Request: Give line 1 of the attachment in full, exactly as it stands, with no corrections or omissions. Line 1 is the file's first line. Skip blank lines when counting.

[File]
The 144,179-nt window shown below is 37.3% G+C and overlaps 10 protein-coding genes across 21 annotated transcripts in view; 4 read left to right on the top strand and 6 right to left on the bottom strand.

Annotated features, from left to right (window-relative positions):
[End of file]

The 144,179-nt window shown below is 37.3% G+C and overlaps 10 protein-coding genes across 21 annotated transcripts in view; 4 read left to right on the top strand and 6 right to left on the bottom strand.